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EDITIONS
Monday, 6 November, 2000, 14:14 GMT
The fuel protesters' story
Hauliers are holding out for a significant cut in fuel tax
On Wednesday, Chancellor Gordon Brown will outline his tax and spending plans for next year. He is under pressure from farmers and hauliers to reduce fuel taxes.

The BBC's Charles Rhodes has been investigating the claims of those pushing hardest for change.

Kay Gillam has a simple message for Gordon Brown, "Make it more even, "she says.

She is wondering how she will find the 3,000 to cover the Vehicle Excise Duties needed to keep two lorries on the road.

In the end Mrs Gillam, who gave up proof reading to help run the family haulage business, decides to take one truck off the road and gamble on paying 808.50 to keep the other one going for another six months.

Kay Gillam
Kay Gillam: "Make it more even"
On Wednesday, the Chancellor will reveal his tax and spending plans for the next year.

With the threat of more fuel protests looming, Mr Brown is under pressure from farmers and hauliers who say they are prepared to blockade oil depots and refineries again.

Protests could turn ugly

Kay and her husband, Tim supported September's protests but are worried that they could turn ugly this time.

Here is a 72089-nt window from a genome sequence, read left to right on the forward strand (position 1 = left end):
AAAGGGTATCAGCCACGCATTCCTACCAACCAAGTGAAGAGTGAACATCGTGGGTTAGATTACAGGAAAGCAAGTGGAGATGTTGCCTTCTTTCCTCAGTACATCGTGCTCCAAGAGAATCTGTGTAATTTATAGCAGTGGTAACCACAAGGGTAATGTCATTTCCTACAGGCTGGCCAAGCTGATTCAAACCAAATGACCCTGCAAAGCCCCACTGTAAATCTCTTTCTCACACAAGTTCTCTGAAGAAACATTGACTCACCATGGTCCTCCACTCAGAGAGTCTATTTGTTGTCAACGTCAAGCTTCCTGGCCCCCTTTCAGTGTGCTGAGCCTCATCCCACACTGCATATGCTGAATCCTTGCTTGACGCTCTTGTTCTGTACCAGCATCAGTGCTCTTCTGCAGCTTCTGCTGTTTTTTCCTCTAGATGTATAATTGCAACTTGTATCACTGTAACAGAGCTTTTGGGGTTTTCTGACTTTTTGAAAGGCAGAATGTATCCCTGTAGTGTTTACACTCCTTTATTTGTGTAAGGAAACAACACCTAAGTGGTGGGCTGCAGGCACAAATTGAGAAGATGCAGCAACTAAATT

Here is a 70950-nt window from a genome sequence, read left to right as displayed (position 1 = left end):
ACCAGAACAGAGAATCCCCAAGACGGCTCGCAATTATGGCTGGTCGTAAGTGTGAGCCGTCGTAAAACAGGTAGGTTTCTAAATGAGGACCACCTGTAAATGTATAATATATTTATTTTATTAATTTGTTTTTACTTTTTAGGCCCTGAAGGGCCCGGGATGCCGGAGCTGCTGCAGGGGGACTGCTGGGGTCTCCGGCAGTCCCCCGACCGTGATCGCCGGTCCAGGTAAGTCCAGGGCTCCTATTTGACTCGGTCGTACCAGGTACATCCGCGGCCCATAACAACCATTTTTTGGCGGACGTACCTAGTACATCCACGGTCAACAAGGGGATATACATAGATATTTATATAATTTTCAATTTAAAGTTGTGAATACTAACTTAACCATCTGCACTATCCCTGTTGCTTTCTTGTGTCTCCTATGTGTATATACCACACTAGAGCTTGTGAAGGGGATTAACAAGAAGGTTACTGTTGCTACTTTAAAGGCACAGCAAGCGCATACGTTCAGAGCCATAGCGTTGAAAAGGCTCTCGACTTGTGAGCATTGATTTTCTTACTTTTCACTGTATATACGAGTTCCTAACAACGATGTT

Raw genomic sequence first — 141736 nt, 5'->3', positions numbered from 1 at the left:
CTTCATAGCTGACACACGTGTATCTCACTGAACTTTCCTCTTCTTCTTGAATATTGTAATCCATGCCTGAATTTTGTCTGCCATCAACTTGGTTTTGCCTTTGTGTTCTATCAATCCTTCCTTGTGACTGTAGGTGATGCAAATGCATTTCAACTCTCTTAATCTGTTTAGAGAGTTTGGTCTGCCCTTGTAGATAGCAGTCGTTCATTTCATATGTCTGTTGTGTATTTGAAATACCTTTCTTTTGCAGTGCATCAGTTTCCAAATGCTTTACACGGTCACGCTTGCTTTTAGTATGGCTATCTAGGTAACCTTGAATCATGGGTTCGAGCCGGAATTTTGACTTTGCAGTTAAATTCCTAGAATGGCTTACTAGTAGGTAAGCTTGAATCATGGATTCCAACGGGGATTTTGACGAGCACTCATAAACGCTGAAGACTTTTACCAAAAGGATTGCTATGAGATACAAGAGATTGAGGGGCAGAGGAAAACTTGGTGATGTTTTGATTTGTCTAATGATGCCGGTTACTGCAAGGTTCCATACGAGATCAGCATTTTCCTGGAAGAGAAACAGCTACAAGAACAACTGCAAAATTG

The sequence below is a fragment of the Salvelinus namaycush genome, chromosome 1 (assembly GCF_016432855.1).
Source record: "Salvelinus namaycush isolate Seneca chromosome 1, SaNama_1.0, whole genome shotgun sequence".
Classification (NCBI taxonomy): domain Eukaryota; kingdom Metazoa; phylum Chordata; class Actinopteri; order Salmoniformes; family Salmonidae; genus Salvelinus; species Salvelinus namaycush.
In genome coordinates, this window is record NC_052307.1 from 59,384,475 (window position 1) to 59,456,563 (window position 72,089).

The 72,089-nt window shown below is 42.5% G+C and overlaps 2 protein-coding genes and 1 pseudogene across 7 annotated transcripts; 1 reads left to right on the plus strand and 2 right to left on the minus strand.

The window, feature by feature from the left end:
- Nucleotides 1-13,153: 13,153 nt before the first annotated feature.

They specialise in transporting heavy machinery and abnormal loads in Kent. So far they have managed to turn down work that does not pay.

But between them, they claim they earn less than they pay each of their six drivers.

Until now it has been worth it, they say, as they have watched competitors go out business as hauliers slash rates to get work.

But Tim is not optimistic about the future of the business.

"I'm only a small guy, but there are six wage packets that go out of here each week and that's six families that could need government support if we pack up."

John Burden
John Burden: On the brink
Not far away, on the Isle of Sheppy, John Burden is overseeing top quality hay being loaded and prepared for export to the Middle East, where it will be fed to race horses.

John, his four brothers and father, say they have tried everything, from dealing in farm machinery to contracting work to try to make ends meet.

But their business still trades at a loss. And that, says Mr. Burden, is what prompted him to protest for the first time in his life.

He is now a managing co-ordinator for the Peoples' Fuel Lobby, heavily involved in organising the next series of protests.

He does not expect Mr Brown to deliver the 26.2p cut in fuel duty they want before the 13 November deadline set by the protesters.

The Burdens' straw export business is trading at a loss
Although the 'red diesel' used in agriculture escapes the tax that ordinary motorists and hauliers have to pay, farmers still claim the rising cost of fuel is crippling their livelihoods.

Mr Burden says: "The increase in the fuel price is going to cost me 80,000 to 90,000 a year and the farmers struggled to pay my bills last year. Where is that going to come from?"

Pondering the prospect of more protests, he wonders how many of his customers will be able to afford his bills this time.


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04 Nov 00 | UK
03 Nov 00 | UK Politics
03 Nov 00 | UK
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